Is it for me?

Hi, I am Dr Kimberley Masin and I am thrilled to introduce myself as the newest member of the Yarra Osteo team!

Something new I will be introducing to the clinic, is a technique called dry needling. If some of you are unfamiliar with the term, or are squeamish with the mention of needles, there is no need to be alarmed! I am about to provide you with an easy-to-follow introduction, explaining the simplicity of administration, effects and the additional benefits dry needling can achieve when combined with manual techniques in osteopathic treatments.

What is it? How will needles help my pain?

Dry needling involves the insertion of a fine filament needle in the muscle region of a “trigger point” or what you may commonly call a “knot” in a muscle. It is called dry needling because there is no liquid or substance injected into the body. The goal of using this technique is to cause a local twitch response in order to relieve muscular tension and pain. A muscular “knot” or “trigger point” is often painful and rigid. The needle causes microscopic damage to the muscular fibres in this “knot” and by doing so we jump-start the body’s normal healing process, directly targeting this area. There is an influx of blood flow to and from the area to assist this process.

Needles… Are they dangerous?

Whenever a needle is used there is a risk of infection. In the clinic, I use new, disposable and sterile needles, which are each enclosed in individual blister packs and have their own individual guide tube, which I will happily show all of my more curious patients. I also use alcohol skin swabs to clean the local area before any needles are used. The risk of infection is extremely rare.

A needle can be placed, inadvertently, in a vein or artery. No major damage will result from this as the needles are very fine and the body’s blood clotting process can easily address this minor penetration to a blood vessel. A slight and small bruise can sometimes develop. Dry needling is not appropriate for patients with bleeding disorders, such as haemophilia, or patients taking blood thinners.

I assure you that I am more than confident in my medical and anatomical knowledge and technical skills when preparing for and performing dry needling. I have used dry needling on thousands of patients’ and have had no reports of any adverse reactions thus far.

When is it used?

So, while reading this, you may be wondering, why do I need this? Osteo is great! How could this add to that? I agree, I love all of the manual techniques that I use in osteopathy. I think we have a fantastic skill set that is therapeutically beneficial to a wide range of people.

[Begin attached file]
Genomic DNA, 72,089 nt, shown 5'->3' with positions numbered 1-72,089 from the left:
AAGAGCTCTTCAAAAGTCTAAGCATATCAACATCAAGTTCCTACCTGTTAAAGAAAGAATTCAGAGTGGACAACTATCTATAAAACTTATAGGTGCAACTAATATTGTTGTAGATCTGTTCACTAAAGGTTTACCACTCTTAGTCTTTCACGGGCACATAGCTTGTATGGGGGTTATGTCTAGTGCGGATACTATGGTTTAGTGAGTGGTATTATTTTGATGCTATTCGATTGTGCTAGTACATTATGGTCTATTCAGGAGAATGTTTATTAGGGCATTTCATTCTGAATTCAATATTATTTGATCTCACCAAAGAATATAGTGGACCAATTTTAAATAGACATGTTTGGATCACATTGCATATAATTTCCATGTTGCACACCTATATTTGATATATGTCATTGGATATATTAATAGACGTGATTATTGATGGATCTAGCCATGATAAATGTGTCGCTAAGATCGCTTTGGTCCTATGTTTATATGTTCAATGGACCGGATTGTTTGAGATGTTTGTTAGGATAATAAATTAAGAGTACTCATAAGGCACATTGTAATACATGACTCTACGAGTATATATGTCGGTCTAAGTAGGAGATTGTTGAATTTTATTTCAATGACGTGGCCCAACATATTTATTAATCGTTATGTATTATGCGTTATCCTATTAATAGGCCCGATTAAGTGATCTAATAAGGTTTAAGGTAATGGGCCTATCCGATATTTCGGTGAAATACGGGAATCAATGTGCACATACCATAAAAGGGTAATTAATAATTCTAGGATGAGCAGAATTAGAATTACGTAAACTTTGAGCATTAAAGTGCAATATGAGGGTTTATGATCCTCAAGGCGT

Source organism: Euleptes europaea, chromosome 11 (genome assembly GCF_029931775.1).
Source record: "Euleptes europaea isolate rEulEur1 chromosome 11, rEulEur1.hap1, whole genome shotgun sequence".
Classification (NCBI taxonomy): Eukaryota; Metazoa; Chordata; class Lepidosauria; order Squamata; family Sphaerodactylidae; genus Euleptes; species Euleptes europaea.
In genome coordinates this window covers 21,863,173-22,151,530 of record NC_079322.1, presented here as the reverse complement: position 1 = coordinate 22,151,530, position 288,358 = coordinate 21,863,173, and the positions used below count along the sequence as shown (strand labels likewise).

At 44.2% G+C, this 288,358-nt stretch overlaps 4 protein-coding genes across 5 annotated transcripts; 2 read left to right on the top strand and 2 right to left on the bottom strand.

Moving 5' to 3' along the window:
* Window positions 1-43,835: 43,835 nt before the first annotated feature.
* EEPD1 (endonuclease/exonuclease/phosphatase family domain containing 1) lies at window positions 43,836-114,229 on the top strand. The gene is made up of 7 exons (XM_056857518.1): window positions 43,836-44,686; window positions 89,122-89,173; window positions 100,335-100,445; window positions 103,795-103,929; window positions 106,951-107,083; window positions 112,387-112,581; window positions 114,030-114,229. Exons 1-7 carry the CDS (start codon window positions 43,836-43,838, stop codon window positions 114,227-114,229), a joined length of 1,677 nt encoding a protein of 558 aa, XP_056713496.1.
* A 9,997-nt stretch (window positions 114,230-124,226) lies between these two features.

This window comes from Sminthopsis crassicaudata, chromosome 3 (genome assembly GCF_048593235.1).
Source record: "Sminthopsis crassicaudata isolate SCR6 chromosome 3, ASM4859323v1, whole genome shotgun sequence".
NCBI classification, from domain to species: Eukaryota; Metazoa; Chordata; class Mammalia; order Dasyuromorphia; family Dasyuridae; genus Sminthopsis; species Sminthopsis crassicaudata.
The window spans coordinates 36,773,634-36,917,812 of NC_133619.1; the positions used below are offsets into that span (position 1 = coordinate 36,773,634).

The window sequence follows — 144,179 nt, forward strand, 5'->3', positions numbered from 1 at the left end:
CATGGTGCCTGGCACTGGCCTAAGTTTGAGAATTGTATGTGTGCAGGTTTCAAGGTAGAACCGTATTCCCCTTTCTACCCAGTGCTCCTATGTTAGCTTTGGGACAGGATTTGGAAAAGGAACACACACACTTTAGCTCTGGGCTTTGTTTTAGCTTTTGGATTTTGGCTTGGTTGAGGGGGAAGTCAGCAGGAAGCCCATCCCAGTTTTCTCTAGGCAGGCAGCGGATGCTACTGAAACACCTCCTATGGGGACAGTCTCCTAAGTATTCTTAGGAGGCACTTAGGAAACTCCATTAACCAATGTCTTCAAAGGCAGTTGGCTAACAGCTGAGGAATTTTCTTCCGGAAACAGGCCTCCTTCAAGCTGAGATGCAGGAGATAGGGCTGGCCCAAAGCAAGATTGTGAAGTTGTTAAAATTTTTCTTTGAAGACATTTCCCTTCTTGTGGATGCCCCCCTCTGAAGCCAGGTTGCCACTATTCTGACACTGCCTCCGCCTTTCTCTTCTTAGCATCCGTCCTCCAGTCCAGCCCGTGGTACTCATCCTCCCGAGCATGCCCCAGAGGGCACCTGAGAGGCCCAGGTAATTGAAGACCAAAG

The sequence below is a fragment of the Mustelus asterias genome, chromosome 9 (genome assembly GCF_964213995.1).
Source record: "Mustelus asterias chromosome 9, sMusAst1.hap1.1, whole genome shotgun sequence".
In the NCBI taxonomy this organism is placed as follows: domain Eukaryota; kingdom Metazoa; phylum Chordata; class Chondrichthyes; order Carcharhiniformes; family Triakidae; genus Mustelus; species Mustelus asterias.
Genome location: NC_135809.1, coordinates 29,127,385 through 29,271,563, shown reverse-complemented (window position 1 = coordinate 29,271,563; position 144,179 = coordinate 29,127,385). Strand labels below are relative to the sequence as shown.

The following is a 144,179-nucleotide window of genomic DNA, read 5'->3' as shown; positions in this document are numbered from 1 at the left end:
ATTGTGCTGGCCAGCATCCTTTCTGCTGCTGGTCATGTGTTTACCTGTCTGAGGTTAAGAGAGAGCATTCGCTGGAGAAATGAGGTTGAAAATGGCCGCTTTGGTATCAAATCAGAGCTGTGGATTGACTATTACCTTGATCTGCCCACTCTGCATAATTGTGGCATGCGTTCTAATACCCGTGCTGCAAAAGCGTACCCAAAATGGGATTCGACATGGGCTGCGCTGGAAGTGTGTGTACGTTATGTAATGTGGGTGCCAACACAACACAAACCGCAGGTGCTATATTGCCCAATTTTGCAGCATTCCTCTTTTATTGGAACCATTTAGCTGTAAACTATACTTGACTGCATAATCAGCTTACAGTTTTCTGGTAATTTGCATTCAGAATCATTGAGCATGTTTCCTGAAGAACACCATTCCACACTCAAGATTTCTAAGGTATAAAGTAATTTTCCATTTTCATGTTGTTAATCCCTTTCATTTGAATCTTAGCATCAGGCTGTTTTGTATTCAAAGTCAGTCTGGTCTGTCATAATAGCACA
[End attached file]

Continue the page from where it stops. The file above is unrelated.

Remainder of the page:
I’ll ask you this, have any of you ever come to see Kate or Piers, and been in so much pain, that any direct pressure or touch to the injured area is unbearable? Or, have you had the sorest upper shoulder from constantly sitting at a desk, and only regular treatments can keep this in check? This is where dry needling can be an extremely useful additional tool to treatments.

In my experience, for the acute patient who cannot bear to be touched, I have found that by administering some needles in the affected area initially, a significant release can be achieved with minimal discomfort to the patient. That’s right folks, as yucky as needles may sound to some of you, they can actually be less painful than a hands-on approach. Once a release is achieved, I have found that I can often then perform some direct techniques to the area, which, without the needling, would have been too painful.

For the chronic pain patients, using my example of “knots” in the tops of your shoulders, that you just can never seem to get rid of, and constantly need to be rubbed, needling is a great way of penetrating that much deeper into the muscle and addressing those shortened fibres or bands we were discussing earlier.

Does it hurt??

Have you ever had an injection at the doctors? The needles I use are 0.2-0.25mm in diameter. This is approximately ten times smaller than the diameter of those nasty injections you are familiar with. I use the same needles used in traditional acupuncture.

A healthy muscle will feel very little discomfort, many patients report to me that they have not felt any pain at all when inserting a needle. “Trigger points” or “knots” can be sensitive when treated. You might feel a cramping sensation, or a reproduction of the pain you have presented with. This is normal and is just the twitch response caused by the needle, or the “knot” releasing. My patients soon learn to recognise and even welcome this sensation as it relieves their symptoms.

After treatment, you may notice an increase in pain for one to three days followed by an expected improvement in your symptoms. This temporary discomfort is not uncommon in “normal” osteopathic treatments. Kate or Piers may have discussed this with you in the past.

When I administer this technique during a treatment, I am constantly seeking feedback from my patients. If at any stage something is uncomfortable it can easily and quickly be adjusted. Your comfort is essential. I will never perform any dry needling without having first discussed this and gained your consent.

And there you have it!! To summarise for you, needling can be a very beneficial additional tool within your osteopathic treatment. Hopefully you have found this article interesting and I have opened your mind to something new!

If you have any questions about how dry needling could benefit your treatment plan, feel free to contact us today or book an appointment online now!